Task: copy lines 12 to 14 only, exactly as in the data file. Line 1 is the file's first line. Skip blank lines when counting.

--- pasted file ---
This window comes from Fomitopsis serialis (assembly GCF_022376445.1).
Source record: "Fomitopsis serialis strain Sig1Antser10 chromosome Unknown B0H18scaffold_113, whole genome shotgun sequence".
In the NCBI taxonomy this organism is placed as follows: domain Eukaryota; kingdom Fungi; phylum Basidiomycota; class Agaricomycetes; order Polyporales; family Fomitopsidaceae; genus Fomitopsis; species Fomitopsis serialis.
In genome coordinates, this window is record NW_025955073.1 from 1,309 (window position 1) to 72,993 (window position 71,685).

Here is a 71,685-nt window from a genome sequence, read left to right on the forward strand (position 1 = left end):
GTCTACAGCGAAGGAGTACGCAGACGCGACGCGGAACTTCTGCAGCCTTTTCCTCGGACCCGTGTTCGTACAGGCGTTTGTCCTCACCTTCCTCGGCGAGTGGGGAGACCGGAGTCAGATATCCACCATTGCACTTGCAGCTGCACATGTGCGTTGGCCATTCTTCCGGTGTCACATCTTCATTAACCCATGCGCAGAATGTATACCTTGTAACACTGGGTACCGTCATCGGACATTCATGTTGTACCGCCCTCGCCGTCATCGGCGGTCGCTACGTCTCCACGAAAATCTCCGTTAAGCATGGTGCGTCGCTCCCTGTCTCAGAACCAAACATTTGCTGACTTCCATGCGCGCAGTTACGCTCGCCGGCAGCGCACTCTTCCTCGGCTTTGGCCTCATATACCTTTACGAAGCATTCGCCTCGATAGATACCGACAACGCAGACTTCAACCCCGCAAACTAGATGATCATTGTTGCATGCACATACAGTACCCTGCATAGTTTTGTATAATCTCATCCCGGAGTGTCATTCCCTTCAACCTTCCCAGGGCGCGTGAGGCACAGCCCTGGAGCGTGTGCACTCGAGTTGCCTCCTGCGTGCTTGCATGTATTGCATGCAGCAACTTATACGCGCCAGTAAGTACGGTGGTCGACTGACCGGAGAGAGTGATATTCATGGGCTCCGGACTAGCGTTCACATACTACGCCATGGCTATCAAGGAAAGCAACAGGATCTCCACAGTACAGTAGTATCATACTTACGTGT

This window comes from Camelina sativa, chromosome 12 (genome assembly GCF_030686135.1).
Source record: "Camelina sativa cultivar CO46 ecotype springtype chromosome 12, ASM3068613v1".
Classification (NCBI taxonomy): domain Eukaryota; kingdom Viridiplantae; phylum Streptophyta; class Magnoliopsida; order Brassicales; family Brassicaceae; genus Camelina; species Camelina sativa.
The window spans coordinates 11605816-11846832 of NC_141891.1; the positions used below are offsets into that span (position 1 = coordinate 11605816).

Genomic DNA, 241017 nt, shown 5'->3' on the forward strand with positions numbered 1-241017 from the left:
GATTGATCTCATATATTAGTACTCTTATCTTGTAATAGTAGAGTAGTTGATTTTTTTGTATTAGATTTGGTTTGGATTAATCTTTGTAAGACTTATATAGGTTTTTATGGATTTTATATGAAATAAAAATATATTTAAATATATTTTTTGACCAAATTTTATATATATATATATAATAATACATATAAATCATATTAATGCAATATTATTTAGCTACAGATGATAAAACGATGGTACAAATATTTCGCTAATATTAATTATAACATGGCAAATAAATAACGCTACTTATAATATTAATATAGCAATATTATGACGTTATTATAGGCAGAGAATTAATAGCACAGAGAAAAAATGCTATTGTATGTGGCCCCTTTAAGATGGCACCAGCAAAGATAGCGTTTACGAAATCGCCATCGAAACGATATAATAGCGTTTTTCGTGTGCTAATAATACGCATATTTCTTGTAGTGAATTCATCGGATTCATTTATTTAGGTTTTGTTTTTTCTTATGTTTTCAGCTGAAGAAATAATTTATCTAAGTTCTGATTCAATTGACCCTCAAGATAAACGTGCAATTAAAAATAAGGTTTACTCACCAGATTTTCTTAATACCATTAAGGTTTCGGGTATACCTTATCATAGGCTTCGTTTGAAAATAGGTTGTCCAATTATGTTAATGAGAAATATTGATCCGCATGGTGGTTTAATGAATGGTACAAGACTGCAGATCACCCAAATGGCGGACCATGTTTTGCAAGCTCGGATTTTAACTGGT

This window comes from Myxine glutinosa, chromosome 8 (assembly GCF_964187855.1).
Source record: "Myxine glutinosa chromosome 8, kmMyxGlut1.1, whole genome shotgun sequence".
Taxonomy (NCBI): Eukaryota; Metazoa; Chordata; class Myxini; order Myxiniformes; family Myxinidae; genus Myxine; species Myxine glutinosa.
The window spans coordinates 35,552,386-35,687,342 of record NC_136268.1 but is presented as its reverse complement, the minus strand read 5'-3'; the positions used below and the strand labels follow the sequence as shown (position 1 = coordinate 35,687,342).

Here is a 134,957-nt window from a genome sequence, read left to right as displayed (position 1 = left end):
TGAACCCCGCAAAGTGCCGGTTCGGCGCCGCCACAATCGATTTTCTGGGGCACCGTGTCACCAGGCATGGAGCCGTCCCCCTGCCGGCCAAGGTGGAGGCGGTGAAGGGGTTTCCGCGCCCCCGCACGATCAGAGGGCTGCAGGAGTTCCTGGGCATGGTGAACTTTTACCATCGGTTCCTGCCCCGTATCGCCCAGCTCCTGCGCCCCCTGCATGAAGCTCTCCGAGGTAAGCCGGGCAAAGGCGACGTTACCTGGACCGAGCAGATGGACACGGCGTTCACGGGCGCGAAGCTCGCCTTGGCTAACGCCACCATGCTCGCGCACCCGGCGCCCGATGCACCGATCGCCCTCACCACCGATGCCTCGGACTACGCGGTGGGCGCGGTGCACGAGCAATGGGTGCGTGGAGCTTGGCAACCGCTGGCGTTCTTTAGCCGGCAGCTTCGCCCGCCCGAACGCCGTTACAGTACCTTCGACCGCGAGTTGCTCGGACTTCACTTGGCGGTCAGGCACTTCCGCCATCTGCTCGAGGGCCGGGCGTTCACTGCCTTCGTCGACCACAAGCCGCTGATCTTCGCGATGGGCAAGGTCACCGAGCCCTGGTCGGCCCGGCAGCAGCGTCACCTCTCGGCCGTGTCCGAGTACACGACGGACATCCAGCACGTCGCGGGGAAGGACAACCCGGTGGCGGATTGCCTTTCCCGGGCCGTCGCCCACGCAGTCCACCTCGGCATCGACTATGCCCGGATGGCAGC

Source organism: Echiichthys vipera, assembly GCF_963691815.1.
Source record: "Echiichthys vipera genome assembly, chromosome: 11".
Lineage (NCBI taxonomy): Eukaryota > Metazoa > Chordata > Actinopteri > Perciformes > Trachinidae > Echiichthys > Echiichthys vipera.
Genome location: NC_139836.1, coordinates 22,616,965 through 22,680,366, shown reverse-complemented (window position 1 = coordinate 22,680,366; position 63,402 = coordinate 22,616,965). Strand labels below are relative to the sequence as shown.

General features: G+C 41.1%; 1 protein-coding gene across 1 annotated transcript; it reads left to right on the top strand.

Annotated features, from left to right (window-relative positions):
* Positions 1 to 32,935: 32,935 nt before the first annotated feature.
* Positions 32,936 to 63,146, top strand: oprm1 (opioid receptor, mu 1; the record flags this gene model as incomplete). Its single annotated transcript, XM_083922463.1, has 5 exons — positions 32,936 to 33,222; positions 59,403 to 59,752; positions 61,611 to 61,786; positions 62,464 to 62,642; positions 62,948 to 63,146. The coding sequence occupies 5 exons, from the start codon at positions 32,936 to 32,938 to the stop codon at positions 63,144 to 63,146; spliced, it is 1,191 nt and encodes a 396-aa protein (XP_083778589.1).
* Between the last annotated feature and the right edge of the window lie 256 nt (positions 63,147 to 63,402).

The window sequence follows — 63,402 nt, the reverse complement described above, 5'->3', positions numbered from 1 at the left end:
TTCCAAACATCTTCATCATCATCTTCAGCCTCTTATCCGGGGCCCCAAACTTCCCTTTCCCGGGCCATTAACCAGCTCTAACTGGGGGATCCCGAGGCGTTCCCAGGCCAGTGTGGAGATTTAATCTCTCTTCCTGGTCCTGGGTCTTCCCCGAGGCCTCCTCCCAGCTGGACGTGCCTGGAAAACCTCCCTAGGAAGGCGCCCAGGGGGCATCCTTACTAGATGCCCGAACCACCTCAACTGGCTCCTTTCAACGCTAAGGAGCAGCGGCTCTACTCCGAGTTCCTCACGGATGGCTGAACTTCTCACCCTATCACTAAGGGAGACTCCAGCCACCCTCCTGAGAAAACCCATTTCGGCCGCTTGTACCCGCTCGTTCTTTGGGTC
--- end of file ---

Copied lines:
GATTGATCTCATATATTAGTACTCTTATCTTGTAATAGTAGAGTAGTTGATTTTTTTGTATTAGATTTGGTTTGGATTAATCTTTGTAAGACTTATATAGGTTTTTATGGATTTTATATGAAATAAAAATATATTTAAATATATTTTTTGACCAAATTTTATATATATATATATAATAATACATATAAATCATATTAATGCAATATTATTTAGCTACAGATGATAAAACGATGGTACAAATATTTCGCTAATATTAATTATAACATGGCAAATAAATAACGCTACTTATAATATTAATATAGCAATATTATGACGTTATTATAGGCAGAGAATTAATAGCACAGAGAAAAAATGCTATTGTATGTGGCCCCTTTAAGATGGCACCAGCAAAGATAGCGTTTACGAAATCGCCATCGAAACGATATAATAGCGTTTTTCGTGTGCTAATAATACGCATATTTCTTGTAGTGAATTCATCGGATTCATTTATTTAGGTTTTGTTTTTTCTTATGTTTTCAGCTGAAGAAATAATTTATCTAAGTTCTGATTCAATTGACCCTCAAGATAAACGTGCAATTAAAAATAAGGTTTACTCACCAGATTTTCTTAATACCATTAAGGTTTCGGGTATACCTTATCATAGGCTTCGTTTGAAAATAGGTTGTCCAATTATGTTAATGAGAAATATTGATCCGCATGGTGGTTTAATGAATGGTACAAGACTGCAGATCACCCAAATGGCGGACCATGTTTTGCAAGCTCGGATTTTAACTGGT

This window comes from Myxine glutinosa, chromosome 8 (assembly GCF_964187855.1).
Source record: "Myxine glutinosa chromosome 8, kmMyxGlut1.1, whole genome shotgun sequence".